“Twist #2” is a double header. Before we had to deal with Geo blocks or cubes or squares, there were currents of Dark Energy. These currents of energy start from a select point known as Dark Portals and then move forwards until they hit something. What these currents actually do however is potentially spawn new enemies through the portals if left alone for too long, so while you want to take these out, you’ll want to be creative about them first. Having mentioned that these currents move forwards until they hit something? These currents can be blended together and even turned to face new directions by placing a character on the flow and then turning them to face another direction. The longer the current, the more potential destructive force can be applied and don’t forget to use your enemies to help you out!
Red currents represent fire, green represents wind, and blue ice. Having default RGB colors however, once you start meshing currents together you can get yellow for lightning, turquoise for healing, purple for darkness and a form of gray for holy. To remove these currents from play, you’ll need to purify them with a human character as this is the only real area that monsters differ. Each current has its own hit points and depending on the character doing the purification, it could take one or two characters to pull this off. Once you’ve pulled it off though, get ready as this can change the entire course of battle.
Once a current has been purified, it will start to deal damage to any enemy that happens to be standing in its path. Your own characters do not receive damage but can be healed with the above mentioned turquoise color. What will happen to your characters however is that they can get an extension to their turn if they are in the path. If they had moved? They can move again. If they have attacked, they can attack again. If they did both? They can do both again. There’s no downside to trying to make these currents work for you while on your turn as once the enemy moves, they can disrupt whatever you were trying to do as the current will stop if it’s being faced head on.
Finally in regards to the currents, purifying them is how you’ll be leveling up your gear. New gear is always nice to acquire as you can get better upgrades for your attributes, but in the meantime? Upgrading them will also help you keep your edge against your enemies as the stages become tougher to complete. Furthermore, because it’s only your human characters that can purify, you’ll most likely be finding yourself getting them the newest gear, protagonists for the win, and then giving the previously upgraded gear to your monster friends to keep them more up to date. It works out well enough and there’s no real downsides short of the amount of time it can sometimes take to get it just right for maximum efficiency.
Now with all of the talks of dungeons, maps and stages, there’s still a JRPG quality to La Pucelle which can change the outcome of the story. If for example you were to simply move straight through and defeat a boss, you may get a normal chapter ending but you could also just as easily get a bad chapter ending. There’s often a bit more going on than what you can see and it’s up to you to control your characters to move around town, talk to people and put together bits of information to get a better understanding of the current events.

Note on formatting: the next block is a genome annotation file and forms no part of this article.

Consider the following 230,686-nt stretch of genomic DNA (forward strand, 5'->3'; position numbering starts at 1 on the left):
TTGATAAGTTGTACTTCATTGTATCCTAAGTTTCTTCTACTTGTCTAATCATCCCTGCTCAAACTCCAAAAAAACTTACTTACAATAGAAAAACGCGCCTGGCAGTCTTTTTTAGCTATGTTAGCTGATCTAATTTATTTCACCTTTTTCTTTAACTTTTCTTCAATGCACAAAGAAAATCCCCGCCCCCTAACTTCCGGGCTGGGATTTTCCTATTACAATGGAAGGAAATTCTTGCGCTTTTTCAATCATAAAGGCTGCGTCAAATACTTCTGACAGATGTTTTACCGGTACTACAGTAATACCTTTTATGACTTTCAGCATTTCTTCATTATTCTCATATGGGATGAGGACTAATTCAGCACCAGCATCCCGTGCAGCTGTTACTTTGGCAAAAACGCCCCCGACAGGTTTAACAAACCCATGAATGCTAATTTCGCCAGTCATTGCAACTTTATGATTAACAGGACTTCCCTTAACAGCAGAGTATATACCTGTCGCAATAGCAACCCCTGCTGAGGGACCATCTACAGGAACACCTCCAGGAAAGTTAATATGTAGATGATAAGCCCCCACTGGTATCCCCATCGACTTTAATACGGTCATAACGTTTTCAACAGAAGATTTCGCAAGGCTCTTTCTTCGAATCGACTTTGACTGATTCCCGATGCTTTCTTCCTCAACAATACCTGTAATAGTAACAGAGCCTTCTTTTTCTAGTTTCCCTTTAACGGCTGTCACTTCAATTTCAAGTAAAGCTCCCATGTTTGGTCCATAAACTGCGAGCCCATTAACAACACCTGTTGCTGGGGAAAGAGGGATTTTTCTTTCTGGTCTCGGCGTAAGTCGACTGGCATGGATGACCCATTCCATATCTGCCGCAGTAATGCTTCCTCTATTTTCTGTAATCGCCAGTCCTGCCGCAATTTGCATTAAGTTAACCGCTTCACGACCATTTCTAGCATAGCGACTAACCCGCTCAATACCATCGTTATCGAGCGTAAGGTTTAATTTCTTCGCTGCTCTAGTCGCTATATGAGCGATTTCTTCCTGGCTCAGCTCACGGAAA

Furthermore, re-exploring certain stages could lead you to find something that you missed before such as an event square that could lead you to something new, weather information or a quest. Quests have their own rewards and in some cases, you could avoid a good part of a chapter by simply cashing in on a reward and buying what you need instead of having to fight for it. It’s a neat approach and that’s what makes La Pucelle different from the rest of the stage based SPRGs as there are sometimes more than one way to do things whether for good or for bad.
Otherwise, La Pucelle is just as good as I remember, and La Pucelle: Ragnarok with its extras have made it even better. If I had perhaps one “complaint” it would be similar to that of the other Prinny Presents NIS Classics Volumes in that the sprites have not been upgraded to match the rest of the presentation. Otherwise though? That’s it and this remains a solid SRPG experience.
As a final note, for the Prinny Presents NIS Classics Vol 3 collection on the PC through Steam, I did notice an issue at times that I want to mention as someone else may encounter it. While my Desktop is pretty shiny in its specs, still being fairly new, my laptop is now getting pretty old and showing its age. While playing on my laptop, everything was smooth, responsive and enjoyable until I plugged it into another display. When plugged into another display, there was a noticeable lag in the graphics and in the animations making the input speeds feel “heavy” to get anything done. If you do encounter this? That would be more aging hardware and system specs, not the actual Volume 3 content which I was happy to find out.
Overall Prinny Presents NIS Classics Vol 3: La Pucelle: Ragnarok is still as solid as it’s ever been. With plenty of replayability in getting different chapter endings, the combat and the exploration is only ever made better by the ridiculousness of the humor and the naming conventions of religious items and french foods!Score: 8.25 / 10
As a whole for Prinny Presents NIS Classics Volume 3: La Pucelle: Ragnarok / Rhapsody: A Musical Adventure package, both of these old school Nippon Ichi Software and NIS America Inc. titles are worth it. Whether as a revisit for those that got to experience them at the time, or as a first time adventure for those that didn’t, the package is solid and it’s an easy recommendation alongside the other two volumes.Package score: 8 / 10